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Terminally ill prof teaches end-of-life lessons

David Oliver has spent decades teaching others how to care for dying patients. Now, he is terminally-ill with Stage 4 cancer. But the medical school professor at the University of Missouri is using death as a teachable moment, using his own case, and the Internet.

From the inability to even pronounce the cancer -- nasal pharyngeal cancer -- to taking control of his condition by shaving his head before the effects of chemotherapy could claim his hair, Oliver has shared many lessons on his blog, which features several YouTube videos of him dealing with his cancer diagnosis. The blog began around the time of his diagnosis last November.

Why did he decide to film at all?

Oliver explained to Charlie Rose on "CBS This Morning" that he wanted to tell people he had cancer without the awkwardness. "People that have a cancer diagnosis, one of the first decisions to make is, how do I tell others? A very dear close friend of mine who happens to be my physician, I asked him, 'How am I going to tell others about this?' He said, 'David, I don't know. It's really awkward when people come up to you and ... know that you have cancer, but they don't know if you know that you know that you have cancer. The interaction is just really awkward.' ... I did not intend to inspire anyone. I just wanted to tell them what I had."

Oliver's wife, Debbie Parker Oliver, has been filming his battle with cancer.

Oliver said, "(The) big surprise for me, personally, is that I'm not afraid to die. I thought I would be. I'm a gerontologist. I studied the frail all my life. Debbie is the care-giver. It's all the care-givers out there who are suffering."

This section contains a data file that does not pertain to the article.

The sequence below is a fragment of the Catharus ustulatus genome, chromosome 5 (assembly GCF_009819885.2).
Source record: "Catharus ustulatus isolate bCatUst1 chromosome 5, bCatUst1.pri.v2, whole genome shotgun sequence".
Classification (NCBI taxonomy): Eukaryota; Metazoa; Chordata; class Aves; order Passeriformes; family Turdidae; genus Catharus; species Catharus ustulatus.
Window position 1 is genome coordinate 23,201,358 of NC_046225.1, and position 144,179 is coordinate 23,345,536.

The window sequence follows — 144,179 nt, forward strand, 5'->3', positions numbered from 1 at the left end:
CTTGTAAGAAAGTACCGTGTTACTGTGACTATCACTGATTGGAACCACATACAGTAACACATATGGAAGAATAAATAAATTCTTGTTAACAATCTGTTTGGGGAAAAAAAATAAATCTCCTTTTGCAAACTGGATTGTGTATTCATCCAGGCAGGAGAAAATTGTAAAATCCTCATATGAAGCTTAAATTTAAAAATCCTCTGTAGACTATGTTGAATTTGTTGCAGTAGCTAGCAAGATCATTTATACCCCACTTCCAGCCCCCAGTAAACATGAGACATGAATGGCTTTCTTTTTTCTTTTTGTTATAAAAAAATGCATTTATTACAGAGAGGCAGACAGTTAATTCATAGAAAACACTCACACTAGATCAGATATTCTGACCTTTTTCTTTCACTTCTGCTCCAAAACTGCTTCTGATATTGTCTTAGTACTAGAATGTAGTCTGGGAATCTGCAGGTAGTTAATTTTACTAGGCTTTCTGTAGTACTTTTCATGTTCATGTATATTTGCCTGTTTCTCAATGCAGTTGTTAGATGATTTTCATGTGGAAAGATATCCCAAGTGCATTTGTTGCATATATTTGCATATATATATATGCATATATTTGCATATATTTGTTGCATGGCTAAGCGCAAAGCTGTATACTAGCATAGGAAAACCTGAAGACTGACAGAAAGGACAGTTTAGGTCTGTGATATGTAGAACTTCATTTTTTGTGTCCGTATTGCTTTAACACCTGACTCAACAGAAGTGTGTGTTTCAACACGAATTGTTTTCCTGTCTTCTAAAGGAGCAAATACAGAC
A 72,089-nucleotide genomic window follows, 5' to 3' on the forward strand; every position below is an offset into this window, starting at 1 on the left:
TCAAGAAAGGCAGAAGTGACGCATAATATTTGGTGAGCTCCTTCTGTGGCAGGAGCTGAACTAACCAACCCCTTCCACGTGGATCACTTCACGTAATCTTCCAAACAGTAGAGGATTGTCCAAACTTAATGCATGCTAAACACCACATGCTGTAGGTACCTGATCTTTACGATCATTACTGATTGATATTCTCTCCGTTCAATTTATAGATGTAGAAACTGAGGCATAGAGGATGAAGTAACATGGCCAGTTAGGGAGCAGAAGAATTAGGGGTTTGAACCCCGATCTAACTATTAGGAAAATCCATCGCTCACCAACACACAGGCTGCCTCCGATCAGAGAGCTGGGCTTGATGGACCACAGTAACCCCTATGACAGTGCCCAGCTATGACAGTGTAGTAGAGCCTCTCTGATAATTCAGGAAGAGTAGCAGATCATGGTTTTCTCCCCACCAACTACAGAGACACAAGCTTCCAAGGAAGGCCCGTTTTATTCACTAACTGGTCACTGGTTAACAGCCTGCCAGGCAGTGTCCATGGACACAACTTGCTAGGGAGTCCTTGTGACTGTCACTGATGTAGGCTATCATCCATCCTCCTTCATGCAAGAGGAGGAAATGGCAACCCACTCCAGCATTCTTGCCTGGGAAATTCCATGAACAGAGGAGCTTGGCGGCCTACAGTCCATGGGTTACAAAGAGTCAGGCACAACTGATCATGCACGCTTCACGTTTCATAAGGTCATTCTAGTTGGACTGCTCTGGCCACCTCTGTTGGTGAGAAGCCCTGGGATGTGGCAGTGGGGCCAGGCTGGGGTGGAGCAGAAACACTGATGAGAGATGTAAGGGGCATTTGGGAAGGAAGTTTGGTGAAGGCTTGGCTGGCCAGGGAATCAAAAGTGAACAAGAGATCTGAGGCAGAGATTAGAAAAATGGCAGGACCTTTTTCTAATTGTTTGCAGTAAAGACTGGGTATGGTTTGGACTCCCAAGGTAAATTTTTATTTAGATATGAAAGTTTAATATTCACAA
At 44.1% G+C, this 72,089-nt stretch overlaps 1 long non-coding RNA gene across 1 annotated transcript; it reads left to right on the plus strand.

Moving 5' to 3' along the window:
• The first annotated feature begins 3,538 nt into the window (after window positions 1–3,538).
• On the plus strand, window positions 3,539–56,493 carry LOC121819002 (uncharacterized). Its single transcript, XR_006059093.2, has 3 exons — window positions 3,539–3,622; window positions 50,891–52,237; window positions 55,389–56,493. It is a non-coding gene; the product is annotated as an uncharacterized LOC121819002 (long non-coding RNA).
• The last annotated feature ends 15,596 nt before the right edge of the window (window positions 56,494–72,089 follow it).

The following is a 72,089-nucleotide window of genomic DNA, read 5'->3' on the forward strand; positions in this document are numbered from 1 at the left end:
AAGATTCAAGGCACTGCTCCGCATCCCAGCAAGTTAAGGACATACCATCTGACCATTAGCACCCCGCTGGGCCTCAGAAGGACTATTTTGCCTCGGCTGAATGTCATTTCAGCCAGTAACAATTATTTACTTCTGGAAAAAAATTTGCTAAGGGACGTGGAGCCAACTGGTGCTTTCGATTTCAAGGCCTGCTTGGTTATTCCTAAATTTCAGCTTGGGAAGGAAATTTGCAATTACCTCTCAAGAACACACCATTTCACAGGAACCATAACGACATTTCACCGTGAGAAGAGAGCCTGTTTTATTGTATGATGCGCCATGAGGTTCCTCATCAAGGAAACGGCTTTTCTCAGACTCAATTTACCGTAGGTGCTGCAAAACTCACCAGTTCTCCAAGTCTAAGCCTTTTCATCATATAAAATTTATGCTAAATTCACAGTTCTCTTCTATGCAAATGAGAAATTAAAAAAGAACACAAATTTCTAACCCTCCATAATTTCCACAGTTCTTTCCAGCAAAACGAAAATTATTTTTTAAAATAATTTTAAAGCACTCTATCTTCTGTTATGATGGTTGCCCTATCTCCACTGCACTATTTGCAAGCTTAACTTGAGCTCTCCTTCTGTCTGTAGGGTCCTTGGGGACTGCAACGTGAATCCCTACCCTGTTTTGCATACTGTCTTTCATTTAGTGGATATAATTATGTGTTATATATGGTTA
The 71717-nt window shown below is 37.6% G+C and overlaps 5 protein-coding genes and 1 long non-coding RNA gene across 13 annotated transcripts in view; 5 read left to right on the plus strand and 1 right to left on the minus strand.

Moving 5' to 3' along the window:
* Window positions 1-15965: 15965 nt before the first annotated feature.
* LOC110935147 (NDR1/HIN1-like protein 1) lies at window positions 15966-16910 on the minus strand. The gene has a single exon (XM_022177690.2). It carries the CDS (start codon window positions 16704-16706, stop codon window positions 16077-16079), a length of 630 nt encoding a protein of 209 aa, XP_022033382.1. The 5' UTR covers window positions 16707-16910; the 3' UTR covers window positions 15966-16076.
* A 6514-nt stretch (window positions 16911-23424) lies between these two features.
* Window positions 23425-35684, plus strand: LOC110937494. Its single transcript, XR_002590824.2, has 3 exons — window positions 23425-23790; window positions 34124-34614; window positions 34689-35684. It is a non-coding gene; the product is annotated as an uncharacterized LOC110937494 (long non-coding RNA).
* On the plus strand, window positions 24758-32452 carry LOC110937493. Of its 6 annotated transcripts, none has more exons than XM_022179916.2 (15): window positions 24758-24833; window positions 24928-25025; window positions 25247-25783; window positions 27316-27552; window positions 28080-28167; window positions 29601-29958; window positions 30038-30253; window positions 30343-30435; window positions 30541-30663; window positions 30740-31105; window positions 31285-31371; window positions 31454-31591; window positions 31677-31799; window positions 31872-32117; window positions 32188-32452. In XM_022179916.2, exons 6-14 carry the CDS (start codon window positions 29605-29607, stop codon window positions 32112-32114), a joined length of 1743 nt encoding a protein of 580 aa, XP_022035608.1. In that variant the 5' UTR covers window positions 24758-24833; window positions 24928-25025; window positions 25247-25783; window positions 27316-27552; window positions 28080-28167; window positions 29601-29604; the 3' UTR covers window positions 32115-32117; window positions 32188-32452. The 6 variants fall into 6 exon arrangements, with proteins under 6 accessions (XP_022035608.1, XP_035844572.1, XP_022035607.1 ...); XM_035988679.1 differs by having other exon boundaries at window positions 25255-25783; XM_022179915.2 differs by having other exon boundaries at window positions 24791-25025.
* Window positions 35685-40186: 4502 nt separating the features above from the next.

As for Oliver, he's using the time left to teach.

"I'll tell you what my 92-year-old mentor told me. This is going to be a war for me. David versus cancer. A battle. And that would have been a terrific waste of time," Oliver said. "Instead, he said, 'Don't panic, don't struggle. Relax and accept it. It is what it is. You know none of us gets out of this alive.' And so, instead of wasting my time trying to battle this silent killer, I decided to -- it's a time to teach. If there ever was a time to teach, this is it.

"... There's no shortage of topics that you can do videos on and (I've received a) response from people all over the United States and seven different countries now."

For more on Oliver's cancer blog and his experience, watch his "CBS This Morning" interview in the video above. Also, watch the video below to see a report by Lee Cowan on Oliver.

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